And when it comes to pinpointing the ideal venue or locale for an executive retreat, the space should provide places where people can take time to think and reflect, so you many want to avoid downtown or airport hotels and look for something in a more natural setting. And don’t underestimate the importance of the type of dining options available — either onsite or offsite — as that is where a lot of connections among executives are made and ideas are shared.
Looking ahead, Roberts believes the future of executive retreats is promising. She stresses that while the virtual landscape will continue to play a role in certain contexts, there is an undeniable appetite for in-person interactions. As technology advances, hybrid retreats that seamlessly blend remote and on-site participation may become more common.
“The emphasis on holistic experiences that combine work and leisure will probably intensify,” Roberts says. “Nature-inspired venues that cater to both relaxation and productivity will gain even more traction. Ultimately, the success of executive retreats will depend on their ability to adapt to the ever-changing needs of businesses and their teams.”
Executive retreats also will continue to be a staple for focused and purposeful business goal setting, professional bonding, rolling out and adopting changes in management, and more. As Pilcher points out, an executive retreat is a meeting tool that will be utilized for years to come.
“We predict these retreats will become more selective on who attends and that companies will continue to look for unique and exclusive experiences that are not available where their attendees are based,” Pilcher says.
Indeed, Roberts believes the resurgence of corporate retreats showcases the en- during value of in-person connections.
“These events have evolved from traditional conferences to transforma- tive experiences that foster collaboration, innovation and team solidarity,” Roberts says. “As the business world embraces change, executive retreats are positioned to play an important role in shaping the future of work.”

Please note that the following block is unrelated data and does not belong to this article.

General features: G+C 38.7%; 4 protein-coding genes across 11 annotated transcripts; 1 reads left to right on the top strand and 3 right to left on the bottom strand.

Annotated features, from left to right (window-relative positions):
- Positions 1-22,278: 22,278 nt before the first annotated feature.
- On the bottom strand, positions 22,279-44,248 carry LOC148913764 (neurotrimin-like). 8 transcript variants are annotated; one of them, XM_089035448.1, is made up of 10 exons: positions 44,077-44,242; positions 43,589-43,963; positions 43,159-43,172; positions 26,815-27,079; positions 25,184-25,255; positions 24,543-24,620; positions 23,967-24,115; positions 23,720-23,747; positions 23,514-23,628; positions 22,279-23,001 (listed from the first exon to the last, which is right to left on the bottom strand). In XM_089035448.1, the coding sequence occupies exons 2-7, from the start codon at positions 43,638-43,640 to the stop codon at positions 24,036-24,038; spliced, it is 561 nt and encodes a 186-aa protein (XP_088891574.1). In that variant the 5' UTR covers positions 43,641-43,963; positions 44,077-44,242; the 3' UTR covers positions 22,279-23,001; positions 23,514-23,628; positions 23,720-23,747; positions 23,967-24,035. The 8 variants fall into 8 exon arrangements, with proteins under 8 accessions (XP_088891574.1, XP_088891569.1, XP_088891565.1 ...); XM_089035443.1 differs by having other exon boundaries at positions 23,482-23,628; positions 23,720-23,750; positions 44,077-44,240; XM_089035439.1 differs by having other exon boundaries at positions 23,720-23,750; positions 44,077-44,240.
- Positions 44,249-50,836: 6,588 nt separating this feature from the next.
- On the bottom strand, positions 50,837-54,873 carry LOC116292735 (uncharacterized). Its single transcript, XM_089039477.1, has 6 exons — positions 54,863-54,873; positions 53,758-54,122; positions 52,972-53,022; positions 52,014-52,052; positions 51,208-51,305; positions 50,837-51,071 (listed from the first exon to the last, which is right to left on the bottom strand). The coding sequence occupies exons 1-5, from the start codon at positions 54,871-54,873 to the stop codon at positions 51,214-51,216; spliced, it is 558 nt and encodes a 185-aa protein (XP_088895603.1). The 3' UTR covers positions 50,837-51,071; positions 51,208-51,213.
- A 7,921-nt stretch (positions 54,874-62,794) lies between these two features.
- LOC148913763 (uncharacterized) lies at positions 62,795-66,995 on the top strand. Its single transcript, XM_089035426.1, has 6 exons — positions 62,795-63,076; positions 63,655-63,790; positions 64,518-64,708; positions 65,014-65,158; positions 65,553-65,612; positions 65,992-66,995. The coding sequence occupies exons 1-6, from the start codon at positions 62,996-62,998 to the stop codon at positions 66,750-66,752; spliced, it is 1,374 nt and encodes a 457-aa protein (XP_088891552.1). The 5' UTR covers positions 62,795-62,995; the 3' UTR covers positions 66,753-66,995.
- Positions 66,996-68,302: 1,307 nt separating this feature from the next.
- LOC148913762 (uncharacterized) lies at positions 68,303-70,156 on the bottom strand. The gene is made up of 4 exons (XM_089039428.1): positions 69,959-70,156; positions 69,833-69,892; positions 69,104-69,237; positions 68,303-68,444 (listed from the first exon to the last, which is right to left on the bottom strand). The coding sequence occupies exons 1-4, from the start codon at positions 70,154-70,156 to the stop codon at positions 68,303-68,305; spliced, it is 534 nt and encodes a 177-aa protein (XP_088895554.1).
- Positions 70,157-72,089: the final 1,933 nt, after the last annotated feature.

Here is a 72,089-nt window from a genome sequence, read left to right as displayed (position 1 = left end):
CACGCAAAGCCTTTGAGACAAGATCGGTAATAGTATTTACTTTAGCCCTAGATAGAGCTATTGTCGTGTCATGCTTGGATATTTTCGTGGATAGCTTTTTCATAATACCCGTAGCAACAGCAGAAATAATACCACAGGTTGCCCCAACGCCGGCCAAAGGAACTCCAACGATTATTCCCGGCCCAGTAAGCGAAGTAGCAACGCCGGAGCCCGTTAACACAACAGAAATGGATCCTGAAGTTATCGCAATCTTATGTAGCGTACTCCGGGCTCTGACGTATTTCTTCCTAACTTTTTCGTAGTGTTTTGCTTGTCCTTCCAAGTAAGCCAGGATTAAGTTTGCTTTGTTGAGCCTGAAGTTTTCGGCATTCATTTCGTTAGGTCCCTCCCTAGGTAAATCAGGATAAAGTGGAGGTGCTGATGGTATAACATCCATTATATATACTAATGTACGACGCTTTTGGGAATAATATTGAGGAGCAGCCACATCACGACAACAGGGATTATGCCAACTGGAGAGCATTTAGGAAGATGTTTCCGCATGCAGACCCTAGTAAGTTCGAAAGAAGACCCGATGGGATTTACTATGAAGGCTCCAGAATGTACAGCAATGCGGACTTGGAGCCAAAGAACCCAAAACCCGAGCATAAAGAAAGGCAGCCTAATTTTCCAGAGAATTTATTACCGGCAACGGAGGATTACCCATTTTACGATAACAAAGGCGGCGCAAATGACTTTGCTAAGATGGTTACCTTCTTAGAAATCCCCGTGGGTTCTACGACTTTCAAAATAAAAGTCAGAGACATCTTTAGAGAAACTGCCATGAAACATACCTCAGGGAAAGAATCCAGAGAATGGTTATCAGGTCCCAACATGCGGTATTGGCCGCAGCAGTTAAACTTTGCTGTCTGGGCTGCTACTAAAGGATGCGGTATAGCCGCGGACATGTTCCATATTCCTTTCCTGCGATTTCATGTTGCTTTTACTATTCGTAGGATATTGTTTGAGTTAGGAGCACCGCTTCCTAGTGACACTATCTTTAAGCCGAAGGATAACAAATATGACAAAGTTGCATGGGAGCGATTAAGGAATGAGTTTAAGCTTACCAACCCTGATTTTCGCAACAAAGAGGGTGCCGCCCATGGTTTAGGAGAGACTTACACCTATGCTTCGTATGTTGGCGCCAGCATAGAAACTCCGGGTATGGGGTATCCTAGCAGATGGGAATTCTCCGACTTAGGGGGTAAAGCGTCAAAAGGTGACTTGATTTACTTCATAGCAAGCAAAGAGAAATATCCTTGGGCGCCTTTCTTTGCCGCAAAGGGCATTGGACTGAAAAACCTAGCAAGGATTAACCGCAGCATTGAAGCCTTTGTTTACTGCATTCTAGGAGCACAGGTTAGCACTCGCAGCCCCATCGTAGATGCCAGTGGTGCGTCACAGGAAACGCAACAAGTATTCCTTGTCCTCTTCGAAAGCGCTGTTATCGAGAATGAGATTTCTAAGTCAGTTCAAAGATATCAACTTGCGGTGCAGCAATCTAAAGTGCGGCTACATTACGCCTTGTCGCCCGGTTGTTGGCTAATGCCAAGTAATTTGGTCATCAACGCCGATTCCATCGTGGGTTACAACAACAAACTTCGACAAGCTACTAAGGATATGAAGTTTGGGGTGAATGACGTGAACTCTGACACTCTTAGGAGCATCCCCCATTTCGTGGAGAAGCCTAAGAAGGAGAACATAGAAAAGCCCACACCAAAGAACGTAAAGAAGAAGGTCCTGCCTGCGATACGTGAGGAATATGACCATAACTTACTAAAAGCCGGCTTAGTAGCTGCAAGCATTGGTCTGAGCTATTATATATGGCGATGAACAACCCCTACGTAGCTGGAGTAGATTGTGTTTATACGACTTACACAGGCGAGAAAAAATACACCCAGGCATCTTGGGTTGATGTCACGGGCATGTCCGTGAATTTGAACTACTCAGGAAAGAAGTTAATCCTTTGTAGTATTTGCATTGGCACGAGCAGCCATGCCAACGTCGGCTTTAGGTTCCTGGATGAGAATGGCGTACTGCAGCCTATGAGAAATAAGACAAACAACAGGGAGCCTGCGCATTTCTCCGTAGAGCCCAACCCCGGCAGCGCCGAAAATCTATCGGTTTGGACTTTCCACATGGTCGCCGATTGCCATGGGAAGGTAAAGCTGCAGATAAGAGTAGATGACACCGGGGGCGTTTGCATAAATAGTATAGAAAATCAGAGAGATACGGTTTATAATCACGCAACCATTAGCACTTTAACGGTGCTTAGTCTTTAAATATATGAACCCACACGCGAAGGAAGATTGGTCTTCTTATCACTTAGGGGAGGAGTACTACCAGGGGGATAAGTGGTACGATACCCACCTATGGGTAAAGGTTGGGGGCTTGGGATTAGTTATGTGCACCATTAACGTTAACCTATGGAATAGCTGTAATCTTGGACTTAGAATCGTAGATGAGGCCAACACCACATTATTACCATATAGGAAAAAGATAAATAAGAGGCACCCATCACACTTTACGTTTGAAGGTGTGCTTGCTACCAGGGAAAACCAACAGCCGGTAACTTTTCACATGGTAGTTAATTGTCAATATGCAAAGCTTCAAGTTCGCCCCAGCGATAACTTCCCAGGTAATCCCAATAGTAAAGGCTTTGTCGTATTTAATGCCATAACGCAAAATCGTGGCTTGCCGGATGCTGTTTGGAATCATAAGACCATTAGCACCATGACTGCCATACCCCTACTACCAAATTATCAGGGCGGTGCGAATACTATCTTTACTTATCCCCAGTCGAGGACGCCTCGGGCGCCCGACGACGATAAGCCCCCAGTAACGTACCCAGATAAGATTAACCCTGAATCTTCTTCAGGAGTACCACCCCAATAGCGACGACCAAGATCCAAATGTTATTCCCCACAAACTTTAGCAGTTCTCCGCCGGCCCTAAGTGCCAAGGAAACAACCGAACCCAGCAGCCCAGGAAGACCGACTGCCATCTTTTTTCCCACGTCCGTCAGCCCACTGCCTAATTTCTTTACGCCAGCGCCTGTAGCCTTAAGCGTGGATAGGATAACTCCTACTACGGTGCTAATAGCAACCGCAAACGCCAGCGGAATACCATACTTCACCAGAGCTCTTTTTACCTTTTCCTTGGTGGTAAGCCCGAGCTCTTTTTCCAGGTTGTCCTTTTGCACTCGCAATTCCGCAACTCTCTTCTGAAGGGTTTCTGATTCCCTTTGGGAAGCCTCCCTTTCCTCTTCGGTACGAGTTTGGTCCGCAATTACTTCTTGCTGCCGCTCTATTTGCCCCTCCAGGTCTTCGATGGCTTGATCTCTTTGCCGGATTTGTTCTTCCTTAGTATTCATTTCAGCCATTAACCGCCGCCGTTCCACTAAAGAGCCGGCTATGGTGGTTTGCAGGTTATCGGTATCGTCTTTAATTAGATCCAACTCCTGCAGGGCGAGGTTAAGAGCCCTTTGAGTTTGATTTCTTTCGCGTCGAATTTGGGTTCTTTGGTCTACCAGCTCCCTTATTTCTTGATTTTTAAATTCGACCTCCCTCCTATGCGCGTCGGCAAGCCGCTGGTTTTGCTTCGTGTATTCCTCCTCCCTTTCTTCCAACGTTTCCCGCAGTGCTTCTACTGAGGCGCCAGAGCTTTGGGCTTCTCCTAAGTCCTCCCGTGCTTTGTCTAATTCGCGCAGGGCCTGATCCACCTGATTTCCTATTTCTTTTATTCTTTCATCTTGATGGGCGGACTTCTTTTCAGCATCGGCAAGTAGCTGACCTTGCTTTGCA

Executives are no longer satisfied with a one-size- fits-all approach to retreat locations. Kimberly Roberts says some companies still seek high-end amenities and luxurious accommodations to pamper their teams, enhancing the overall experience for executives. For others, there’s a growing trend toward natural settings, with beautiful landscapes providing a serene backdrop for brainstorming and team building.
Tiffany Gravelle, CMP, owner and event planner at Hello Tiffany, has also seen a trend toward companies choosing more natural settings with sustainable practices. “This goes hand-in-hand with the settings, and is a larger focus to strengthen teams in an evolving workspace. Overall companies are very mindful of making attendance valuable and worthwhile,” Gravelle says.
“Retreats also have evolved by offering more down time for attendees, rather than packing schedules and sessions, and having more focus on mental and physical health topics through accommodations, meal choices, activities and speakers.”
Other specific executive retreat amenities that attendees are interested in include:
While executive retreats no longer feature packed itineraries that leave attendees exhausted, today’s retreats are typically two or three days in length, which may not offer the time required for executives to work some and play some. That’s why it’s important for meeting planners to offer a “menu” of activities from which executives can choose.
Gravelle believes that the meeting and event industry will continue to see more mindful
choices in everything from location selection to activities, meals and programming. “Sustainability and environment are important,” Gravelle says. “Retreats will be a valuable perk to employees and that time will be utilized to energize and bond.”